A new study showed that, despite public outrage over the underrepresentation of women in Hollywood, the actual number of women in positions of power nonetheless stalled in the 2014–2015 television year. Indeed, the percentages of female creators, producers, executive producers, directors, writers, editors, and directors of photography working in television have not changed all that much since the first annual Boxed In report in 1997–1998.
The study from San Diego State University's Center for the Study of Women in Television and Film also found that shows with at least one female executive producer or creator tended to have more women in other key positions, suggesting that women were more likely than men to hire women.
For shows with at least one female creator, 49% of writers were women. For shows with no female creators, 15% of writers were women.
The study also found that on programs with at least one woman creator, women were 18% of directors and 37% of editors. On programs with only male creators, women were 10% of directors and 13% of editors.
"If you can get women in those very important gatekeeping roles — or in film, this would be film directors — then you're going to see more women not only onscreen, but also in important roles behind the scenes as well," Martha Lauzen, Ph.D., told BuzzFeed News on the phone. Lauzen, the executive director of the center, also wrote in an email to BuzzFeed News that the study looked at about 230 programs that appeared on broadcast and cable networks and Netflix in 2014–2015. More than 3,500 behind-the-scenes individuals were considered, as well as more than 3,500 on-screen characters, she wrote.
While the report doesn't look at causality, Lauzen said the findings indicate "that women have a different hiring sensibility than men do. I wouldn't even necessarily say that's conscious."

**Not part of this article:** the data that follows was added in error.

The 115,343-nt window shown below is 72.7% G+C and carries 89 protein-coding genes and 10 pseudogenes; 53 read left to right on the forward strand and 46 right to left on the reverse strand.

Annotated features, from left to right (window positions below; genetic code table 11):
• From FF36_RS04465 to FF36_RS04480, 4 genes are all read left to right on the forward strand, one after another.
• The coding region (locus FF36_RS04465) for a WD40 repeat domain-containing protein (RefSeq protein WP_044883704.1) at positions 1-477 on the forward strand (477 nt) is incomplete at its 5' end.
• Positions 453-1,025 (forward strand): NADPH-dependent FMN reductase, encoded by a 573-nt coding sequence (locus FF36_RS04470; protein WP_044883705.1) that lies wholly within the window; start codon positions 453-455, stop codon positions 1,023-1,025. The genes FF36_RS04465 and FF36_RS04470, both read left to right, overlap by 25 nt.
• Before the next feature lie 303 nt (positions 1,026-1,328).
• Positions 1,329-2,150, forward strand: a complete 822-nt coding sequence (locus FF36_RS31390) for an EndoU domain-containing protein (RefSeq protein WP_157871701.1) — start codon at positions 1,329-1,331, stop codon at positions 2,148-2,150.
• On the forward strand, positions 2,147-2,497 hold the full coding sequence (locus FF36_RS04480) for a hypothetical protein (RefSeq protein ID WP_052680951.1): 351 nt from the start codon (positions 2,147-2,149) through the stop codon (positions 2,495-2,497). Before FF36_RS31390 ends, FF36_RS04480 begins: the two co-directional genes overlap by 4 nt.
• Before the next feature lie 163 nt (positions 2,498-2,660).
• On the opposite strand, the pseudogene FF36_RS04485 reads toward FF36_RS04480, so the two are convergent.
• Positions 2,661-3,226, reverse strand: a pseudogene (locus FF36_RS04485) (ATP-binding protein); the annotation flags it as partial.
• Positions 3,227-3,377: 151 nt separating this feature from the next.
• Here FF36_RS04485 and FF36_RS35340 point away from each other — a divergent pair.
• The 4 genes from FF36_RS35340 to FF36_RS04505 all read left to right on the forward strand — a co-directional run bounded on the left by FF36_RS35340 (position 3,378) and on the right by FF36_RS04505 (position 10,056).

However, some women in gatekeeping positions do intentionally set out to hire and write more women and people of color — Lauzen cited Mara Brock Akil, who created Being Mary Jane and was an executive producer on Girlfriends, and Shonda Rhimes, who created Thursday.
Despite what Lauzen called a "cacophony of voices" calling for more women behind the scenes — and a lot of media coverage of women who have found success in Hollywood — men still dominate the television landscape.
Looking at broadcast programs, the study found that "70% of the episodes considered had no female creators, 86% had no female directors, 70% had no female writers." These percentages are represented in dots below:
Lauzen thinks the attention outlier women get can contribute to the stagnation of opportunity for others. "We hear lots of well-deserved success stories about Shonda Rhimes and others, and I am delighted that we now have media stories that focus on women showrunners," Lauzen wrote in the email. "But that attention can skew our perceptions of how women as a whole are doing in the business." Lauzen cited Kathryn Bigelow's 2009 Oscar win for Best Director as an example. "I think a lot of people thought the problem of women's underrepresentation as film directors had been 'fixed.'"
Likewise, showering these successful women with attention takes the focus off those who have made no effort to hire more women. "I think we really have to pay attention to who is not speaking up in this conversation," Lauzen said in the interview. "Who are we not hearing from? We're not hearing from the people with the power to change things."
Lauzen continued: "Where are these heads of the networks with substantial programs to change the numbers and to shift these percentages?" She said networks and guilds will sometimes have mentoring programs for people from underrepresented groups, but "a lot of those opportunities really just deal with a handful of individuals. ... You really have to wonder, is this a sincere effort to change things, or is this window dressing?"
Lauzen gave the Directors Guild of America as an example: The guild's president, Paris Barclay, recently said in a statement, "we challenge the networks, studios and executive producers who make all the hiring decisions in episodic television to set diversity hiring goals."
Lauzen scoffed. "My question would be, well what's the DGA gonna do to change this? ... Everybody says it's not our fault, and nothing changes."
She was not optimistic about change coming from the inside — her lack of optimism is bolstered by years of stagnant or barely increasing hiring numbers. She pointed to the ACLU's call for a government inquiry into hiring discrimination as something that might actually lead to change. "There is a profound lack of leadership on the part of, unfortunately, every organization I can think of on this issue," she said.